Harry Hirsch, Professor, Department Chair
Marc Jeremy Blecher, Professor
Stephen Crowley, Associate Professor
Paul A. Dawson, Professor
Matthew Gritter, Visiting Assistant Professor
Chris Howell, Professor
Ronald Charles Kahn, James Monroe Professor
Sonia Kruks, Robert S. Danforth Professor
Ji-Youn Lee, Visiting Assistant Professor
Kristina Mani, Assistant Professor
Maren Milligan, Visiting Instructor
Michael Parkin, Assistant Professor
Swapna Pathak, Visiting Instructor
David W. Orr, Paul Sears Professor of Environmental Studies
Eve Nan Sandberg, Associate Professor
Benjamin N. Schiff, Professor
Harlan Wilson, Professor
The department encourages students to consult a faculty member when they begin to consider a major in Politics. When declaring a major, students work with a faculty advisor to develop a program that fits the student’s interest and goals.
The Politics Major requires completion of: (a) a minimum of 30 credits in Politics, of which 20 must be above the introductory level; (b) intermediate (200-level) courses in at least three of the Department’s four fields-American politics, comparative politics, international politics and political theory; (c) a Politics research seminar (300-level) course. First Year Seminar courses taught by Politics faculty count towards the Politics major as introductory courses. At least fifteen credits must be taken from the Oberlin Politics Department. Courses graded beilow a C- will not count toward the major.
A minor in Politics consists of 15 hours in Politics, with at least two courses at the intermediate level or above. Courses must be in at least two fields. At least eight credits must be taken from the Oberlin Politics Department. Courses graded “D” will not count toward the minor.
Honors in Politics is a three-semester program in which students do sustained
independent reading and research under faculty supervision. A detailed description of the
program is available in the department office. Each January, the department reviews the
academic records of all junior majors and invites some of them to become candidates for Honors.
In the second semester of the junior year, such students normally undertake a junior project,
which consists of a research paper done in the context of a seminar or other course. (Students
who are away from Oberlin during that semester should consult the chair to work out an
alternative.) Students who successfully complete junior projects are invited to pursue Senior
Honors in one of the four departmental fields.
During their senior year, Honors students write a thesis and take oral and written
examinations, administered by an outside examiner, in their chosen field. Such students enroll for
Honors Research courses (POLT 403, 404) totaling two to five hours each semester. Because the
Honors Program builds on intermediate courses, we urge students interested in pursuing Honors
to enroll in courses in their expected field of interest as early as possible.
Department members who are participating in Winter Term sponsor projects including community service, off-campus internships, and other activities. Not all department members are available to sponsor Winter Term projects ( i.e. sabbatical leaves, etc.). Areas of particular interest are: Mr. Blecher: readings in comparative politics, Chinese and Asian politics, socialism, political economy, Marxism. Mr. Crowley: issues in post-communist politics, international relations of the Soviet Union and the former Soviet Republics, political sociology, theoretical issues in comparative politics. Mr. Dawson: local government and community service. Mr. Hirsch: Civil rights and civil liberties, including criminal law and the First Amendment; LGBT politics; American political thought, both historically and contemporarily.Mr. Howell: trade unions, political economy, left-wing parties, and readings in West European politics. Mr. Kahn: First Amendment, race and gender discrimination, urban politics, Federal courts and environmental issues, law and government. Ms. Kruks: feminist theory, contemporary continental theory, and history of political thought. Ms. Mani: peaceful conflict resolution, Latin American politics, international security affairs. Mr. Parkin: campaigns and elections, mass political behavior (voting, public opinion), media and politics, political psychology, quantitative analysis. Ms. Sandberg: international development, African politics. Mr. Schiff: international organizations, Middle Eastern politics, arms transfers and arms control, other topics in international politics. Mr. Wilson: history of political theory, environmental topics, utopias and dystopias, democratic theory, postmodernism and politics.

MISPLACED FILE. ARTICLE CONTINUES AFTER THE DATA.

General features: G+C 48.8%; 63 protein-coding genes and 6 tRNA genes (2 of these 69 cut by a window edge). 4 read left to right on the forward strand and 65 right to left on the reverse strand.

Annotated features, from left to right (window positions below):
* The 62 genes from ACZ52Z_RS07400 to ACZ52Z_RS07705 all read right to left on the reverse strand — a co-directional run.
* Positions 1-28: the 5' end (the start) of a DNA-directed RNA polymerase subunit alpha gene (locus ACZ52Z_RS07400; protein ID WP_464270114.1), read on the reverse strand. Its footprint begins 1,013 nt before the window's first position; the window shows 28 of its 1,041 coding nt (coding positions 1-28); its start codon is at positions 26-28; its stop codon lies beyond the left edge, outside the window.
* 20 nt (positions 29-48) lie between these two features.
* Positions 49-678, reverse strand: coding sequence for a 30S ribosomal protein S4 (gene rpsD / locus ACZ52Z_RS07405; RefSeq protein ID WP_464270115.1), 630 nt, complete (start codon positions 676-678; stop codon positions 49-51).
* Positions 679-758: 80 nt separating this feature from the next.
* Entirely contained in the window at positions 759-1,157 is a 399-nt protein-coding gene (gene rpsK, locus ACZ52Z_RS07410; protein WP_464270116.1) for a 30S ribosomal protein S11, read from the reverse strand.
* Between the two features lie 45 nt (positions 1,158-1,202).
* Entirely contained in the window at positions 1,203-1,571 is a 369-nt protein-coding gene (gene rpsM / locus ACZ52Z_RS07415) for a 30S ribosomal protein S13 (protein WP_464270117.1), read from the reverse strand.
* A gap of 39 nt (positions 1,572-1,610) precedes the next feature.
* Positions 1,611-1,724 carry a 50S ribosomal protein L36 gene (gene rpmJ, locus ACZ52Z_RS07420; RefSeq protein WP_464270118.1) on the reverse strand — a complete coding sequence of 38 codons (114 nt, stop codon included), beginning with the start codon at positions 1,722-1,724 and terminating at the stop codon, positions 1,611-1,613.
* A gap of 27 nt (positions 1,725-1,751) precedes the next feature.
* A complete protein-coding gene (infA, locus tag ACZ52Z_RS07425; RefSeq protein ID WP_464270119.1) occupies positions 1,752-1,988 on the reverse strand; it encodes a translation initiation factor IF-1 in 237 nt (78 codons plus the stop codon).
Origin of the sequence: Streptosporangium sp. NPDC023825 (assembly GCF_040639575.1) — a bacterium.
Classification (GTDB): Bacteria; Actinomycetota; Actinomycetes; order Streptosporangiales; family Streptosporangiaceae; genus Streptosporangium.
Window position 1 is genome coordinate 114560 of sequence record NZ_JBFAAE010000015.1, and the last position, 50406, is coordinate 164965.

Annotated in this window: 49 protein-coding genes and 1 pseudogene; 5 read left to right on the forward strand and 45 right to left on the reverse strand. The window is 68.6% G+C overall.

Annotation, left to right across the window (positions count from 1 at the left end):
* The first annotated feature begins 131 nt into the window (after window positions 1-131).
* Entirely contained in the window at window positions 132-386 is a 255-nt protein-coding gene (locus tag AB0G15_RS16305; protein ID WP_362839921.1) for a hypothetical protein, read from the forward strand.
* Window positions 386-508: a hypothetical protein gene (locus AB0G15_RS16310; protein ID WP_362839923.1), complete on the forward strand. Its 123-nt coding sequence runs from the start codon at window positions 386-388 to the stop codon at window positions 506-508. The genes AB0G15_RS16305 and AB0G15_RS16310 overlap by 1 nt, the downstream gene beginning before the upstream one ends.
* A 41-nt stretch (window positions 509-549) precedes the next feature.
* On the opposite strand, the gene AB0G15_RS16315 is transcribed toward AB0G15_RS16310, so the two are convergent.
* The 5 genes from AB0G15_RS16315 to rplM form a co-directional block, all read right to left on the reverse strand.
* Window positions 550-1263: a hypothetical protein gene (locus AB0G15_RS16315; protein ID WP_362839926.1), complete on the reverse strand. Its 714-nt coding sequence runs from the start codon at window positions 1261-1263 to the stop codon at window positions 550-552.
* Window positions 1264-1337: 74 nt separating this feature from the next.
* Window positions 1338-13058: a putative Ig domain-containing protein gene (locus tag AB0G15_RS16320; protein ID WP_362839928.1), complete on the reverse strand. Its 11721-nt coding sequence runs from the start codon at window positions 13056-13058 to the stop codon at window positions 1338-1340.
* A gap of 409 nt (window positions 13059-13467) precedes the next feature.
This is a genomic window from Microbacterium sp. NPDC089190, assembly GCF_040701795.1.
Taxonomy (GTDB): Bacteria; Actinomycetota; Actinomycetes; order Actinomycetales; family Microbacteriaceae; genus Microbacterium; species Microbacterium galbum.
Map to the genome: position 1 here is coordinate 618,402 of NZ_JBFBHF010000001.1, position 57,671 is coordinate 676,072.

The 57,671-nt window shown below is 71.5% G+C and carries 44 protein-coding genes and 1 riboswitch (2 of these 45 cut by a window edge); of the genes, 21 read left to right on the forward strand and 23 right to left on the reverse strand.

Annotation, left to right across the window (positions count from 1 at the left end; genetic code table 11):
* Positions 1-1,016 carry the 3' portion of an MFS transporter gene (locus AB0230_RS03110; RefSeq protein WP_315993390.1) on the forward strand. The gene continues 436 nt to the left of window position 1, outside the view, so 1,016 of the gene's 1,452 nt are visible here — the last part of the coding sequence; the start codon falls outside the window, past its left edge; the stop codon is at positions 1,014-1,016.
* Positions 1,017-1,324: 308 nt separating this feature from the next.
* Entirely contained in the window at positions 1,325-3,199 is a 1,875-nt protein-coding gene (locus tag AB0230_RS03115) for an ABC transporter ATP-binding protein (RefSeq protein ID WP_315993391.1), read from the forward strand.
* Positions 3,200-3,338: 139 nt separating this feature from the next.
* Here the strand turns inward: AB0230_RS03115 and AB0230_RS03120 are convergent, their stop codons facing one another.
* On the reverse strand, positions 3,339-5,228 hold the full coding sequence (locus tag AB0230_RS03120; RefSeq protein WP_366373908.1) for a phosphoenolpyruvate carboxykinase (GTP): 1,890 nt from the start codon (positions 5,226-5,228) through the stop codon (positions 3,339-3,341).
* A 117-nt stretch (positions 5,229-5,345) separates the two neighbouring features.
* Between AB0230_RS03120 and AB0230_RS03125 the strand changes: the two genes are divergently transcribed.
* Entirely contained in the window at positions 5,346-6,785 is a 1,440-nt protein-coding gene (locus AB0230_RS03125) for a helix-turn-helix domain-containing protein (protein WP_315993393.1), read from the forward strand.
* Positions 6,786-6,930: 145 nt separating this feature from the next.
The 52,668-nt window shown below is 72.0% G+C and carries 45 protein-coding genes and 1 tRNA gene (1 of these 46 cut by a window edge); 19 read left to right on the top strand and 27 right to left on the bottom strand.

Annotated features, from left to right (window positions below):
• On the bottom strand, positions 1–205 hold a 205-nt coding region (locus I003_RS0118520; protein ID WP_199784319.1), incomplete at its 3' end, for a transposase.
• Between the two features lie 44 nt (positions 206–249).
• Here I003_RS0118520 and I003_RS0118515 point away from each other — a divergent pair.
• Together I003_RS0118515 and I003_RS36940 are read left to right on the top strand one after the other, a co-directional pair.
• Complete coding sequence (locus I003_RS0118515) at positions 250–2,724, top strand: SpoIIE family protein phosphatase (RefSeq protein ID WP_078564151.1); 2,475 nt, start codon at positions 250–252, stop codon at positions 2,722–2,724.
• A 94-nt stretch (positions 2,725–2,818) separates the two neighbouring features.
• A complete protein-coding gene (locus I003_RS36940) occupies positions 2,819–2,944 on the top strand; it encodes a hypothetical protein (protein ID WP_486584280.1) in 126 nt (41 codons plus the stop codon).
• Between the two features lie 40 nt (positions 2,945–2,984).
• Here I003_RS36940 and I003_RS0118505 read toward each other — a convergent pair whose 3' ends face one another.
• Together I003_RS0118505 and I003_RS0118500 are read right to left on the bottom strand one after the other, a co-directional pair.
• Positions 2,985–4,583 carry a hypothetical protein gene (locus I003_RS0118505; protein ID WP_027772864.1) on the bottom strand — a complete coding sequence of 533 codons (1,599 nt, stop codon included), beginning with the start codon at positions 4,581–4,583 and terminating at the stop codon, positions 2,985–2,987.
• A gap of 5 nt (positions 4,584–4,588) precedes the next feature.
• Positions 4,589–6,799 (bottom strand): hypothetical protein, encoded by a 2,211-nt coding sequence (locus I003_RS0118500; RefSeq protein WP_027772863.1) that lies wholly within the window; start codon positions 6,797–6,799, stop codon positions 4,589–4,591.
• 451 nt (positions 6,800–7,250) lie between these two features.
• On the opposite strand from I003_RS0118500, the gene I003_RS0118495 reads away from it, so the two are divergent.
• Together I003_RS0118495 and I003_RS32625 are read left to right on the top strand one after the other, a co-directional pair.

In addition, the department annually sponsors a January Winter Term Congressional Internship program. Information may be obtained from the department office.
The Oberlin Initiative in Electoral Politics
The department oversees a program of course
offerings (POLT 207, 421, 422) and paid, eight-week summer internships designed to interest
students in, and prepare them for, service in elective offices. Information is available from the
For more information on the Politics Department, courses and instructors, please visit our home page at www.oberlin.edu/politics
The following cross-referenced courses can be counted towards the Politics major or minor.
African American Studies (AAST)
- POLT 204 - Criminal Law
- POLT 270 - Law and the Supreme Court in American Political Development
- POLT 215 - Ethnicity and Nationalism in Divided Societies
- POLT 217 - Political Violence
- POLT 304 - Topics in Political Psychology
Oberlin Initiative in Electoral Politics